If a person inherits property at your death via a trust or otherwise, they get a step up in the basis of the property, which means less or no capital gains potentially.  If you have any highly appreciated assets, this could mean a great deal of tax savings by using the trust.


I have seen an irrevocable trust for Medicaid planning save families hundreds of thousands of dollars and save the family home from the reaches of Medicaid.

I have also been in the unfortunate situation of telling a family that their plans to use their inheritance are no longer tenable because Medicaid Estate Recovery has filed a claim for an amount in excess of all the available assets, so the family gets nothing from the estate of their family member and we have to spend the next year sorting out a judicial sale of the home.

I have also been in the position of pouring through records trying to find some technical defense to Medicaid recovery claims, and not always with success.  A properly done irrevocable trust for Medicaid is an incredible tool for holding onto more of your hard-earned money and permitting the assets you don’t use to actually make it to the next generation and not the government coffers.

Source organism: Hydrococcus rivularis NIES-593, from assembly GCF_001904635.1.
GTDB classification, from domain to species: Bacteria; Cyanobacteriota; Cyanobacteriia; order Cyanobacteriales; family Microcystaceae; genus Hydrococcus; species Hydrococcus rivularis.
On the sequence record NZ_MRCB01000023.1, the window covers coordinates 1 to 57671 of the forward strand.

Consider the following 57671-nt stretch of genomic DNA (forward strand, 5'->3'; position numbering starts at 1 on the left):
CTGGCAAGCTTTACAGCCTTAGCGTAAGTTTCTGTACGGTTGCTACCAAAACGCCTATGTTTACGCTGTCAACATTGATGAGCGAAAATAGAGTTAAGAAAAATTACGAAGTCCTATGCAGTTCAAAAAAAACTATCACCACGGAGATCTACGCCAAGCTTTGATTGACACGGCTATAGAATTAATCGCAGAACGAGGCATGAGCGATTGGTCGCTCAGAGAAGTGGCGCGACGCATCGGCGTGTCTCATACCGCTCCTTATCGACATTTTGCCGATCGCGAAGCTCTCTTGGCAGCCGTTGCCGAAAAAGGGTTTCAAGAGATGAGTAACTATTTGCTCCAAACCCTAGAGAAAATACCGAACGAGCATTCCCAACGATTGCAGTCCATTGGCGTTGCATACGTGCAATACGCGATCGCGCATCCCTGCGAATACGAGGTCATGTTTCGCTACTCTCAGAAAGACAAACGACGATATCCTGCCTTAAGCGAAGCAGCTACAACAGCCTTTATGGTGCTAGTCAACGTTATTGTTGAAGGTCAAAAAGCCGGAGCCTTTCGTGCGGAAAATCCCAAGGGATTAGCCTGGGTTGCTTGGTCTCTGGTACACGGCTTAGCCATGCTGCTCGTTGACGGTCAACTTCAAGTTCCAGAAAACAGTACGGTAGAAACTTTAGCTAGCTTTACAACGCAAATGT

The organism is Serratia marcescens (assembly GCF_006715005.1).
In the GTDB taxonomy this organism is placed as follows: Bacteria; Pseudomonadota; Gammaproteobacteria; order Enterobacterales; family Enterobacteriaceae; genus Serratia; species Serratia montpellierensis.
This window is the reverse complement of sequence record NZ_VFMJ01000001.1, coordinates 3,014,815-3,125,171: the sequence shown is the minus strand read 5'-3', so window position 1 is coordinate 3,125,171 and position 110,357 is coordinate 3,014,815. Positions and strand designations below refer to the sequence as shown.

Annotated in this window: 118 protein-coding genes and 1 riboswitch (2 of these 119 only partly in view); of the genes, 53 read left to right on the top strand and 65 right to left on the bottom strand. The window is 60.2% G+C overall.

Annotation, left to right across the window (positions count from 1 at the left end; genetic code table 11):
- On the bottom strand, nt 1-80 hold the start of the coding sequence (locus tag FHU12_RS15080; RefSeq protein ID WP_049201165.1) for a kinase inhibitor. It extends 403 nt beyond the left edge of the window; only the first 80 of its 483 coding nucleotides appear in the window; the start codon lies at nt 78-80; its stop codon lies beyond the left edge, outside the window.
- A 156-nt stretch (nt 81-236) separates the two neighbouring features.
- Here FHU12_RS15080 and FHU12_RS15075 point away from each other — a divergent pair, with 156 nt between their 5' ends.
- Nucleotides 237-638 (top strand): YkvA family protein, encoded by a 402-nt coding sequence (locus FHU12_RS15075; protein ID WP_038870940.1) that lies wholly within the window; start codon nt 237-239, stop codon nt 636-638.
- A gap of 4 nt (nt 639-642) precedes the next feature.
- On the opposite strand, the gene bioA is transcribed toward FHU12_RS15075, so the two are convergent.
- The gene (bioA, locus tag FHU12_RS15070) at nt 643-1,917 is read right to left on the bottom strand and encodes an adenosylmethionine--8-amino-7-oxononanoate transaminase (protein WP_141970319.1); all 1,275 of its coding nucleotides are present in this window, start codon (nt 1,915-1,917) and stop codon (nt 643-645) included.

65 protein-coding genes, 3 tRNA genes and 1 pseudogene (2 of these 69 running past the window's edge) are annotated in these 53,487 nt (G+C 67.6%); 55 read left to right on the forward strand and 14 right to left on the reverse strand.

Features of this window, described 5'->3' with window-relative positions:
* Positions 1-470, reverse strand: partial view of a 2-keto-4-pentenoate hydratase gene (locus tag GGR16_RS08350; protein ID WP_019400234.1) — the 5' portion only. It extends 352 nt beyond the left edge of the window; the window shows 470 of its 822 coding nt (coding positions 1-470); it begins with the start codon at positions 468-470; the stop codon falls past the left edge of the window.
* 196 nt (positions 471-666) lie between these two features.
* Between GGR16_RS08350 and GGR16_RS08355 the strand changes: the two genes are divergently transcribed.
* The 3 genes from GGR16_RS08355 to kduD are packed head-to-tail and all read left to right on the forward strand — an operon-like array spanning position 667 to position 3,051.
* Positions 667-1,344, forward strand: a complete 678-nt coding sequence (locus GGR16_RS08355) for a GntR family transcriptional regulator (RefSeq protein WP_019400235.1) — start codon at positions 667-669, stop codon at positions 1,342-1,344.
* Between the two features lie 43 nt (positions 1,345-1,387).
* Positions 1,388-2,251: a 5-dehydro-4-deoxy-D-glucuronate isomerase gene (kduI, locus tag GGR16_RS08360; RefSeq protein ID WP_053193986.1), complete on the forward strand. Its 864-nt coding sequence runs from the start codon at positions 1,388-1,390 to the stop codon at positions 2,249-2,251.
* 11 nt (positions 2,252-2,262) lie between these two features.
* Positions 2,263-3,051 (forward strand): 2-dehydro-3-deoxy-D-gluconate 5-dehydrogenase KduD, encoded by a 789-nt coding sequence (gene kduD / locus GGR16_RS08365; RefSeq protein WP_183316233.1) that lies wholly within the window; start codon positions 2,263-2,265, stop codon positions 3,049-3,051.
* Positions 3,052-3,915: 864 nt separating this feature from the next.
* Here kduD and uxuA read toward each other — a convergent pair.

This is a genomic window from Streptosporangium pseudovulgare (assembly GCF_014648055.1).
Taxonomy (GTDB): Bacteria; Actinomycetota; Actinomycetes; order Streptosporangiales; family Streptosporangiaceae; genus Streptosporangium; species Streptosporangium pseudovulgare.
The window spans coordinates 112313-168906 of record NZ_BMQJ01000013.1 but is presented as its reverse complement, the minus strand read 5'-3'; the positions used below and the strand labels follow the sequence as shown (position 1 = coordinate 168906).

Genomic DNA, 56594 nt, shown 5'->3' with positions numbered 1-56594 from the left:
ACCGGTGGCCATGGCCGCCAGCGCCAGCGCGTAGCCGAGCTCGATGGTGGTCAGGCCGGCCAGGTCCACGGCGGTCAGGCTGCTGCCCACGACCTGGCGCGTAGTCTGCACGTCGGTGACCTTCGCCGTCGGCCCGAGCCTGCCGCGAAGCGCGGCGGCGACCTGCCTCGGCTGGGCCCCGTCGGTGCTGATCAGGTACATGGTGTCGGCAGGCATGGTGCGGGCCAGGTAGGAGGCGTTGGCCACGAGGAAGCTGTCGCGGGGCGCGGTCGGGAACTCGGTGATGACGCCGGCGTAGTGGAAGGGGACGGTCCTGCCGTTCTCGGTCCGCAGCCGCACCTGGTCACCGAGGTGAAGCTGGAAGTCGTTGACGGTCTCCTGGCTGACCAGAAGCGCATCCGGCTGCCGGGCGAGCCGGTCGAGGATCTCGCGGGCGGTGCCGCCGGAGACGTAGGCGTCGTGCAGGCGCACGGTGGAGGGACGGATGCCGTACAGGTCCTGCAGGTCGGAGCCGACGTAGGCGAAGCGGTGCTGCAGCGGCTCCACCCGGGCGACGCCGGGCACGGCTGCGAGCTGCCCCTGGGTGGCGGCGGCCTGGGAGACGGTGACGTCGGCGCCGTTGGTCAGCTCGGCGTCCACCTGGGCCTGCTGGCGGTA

If you are curious about Irrevocable Trusts, Medicaid Planning generally, or Estate Planning, our attorneys at Hopler, Wilms, & Hanna are experienced at handling all of the above and more.  We focus our practice on empowering people to take control of opportunity and legacy. An irrevocable trust is but one tool in our arsenal to accomplish that mission, but it is indeed a very useful one.Free Estate Planning Fundamentals Guide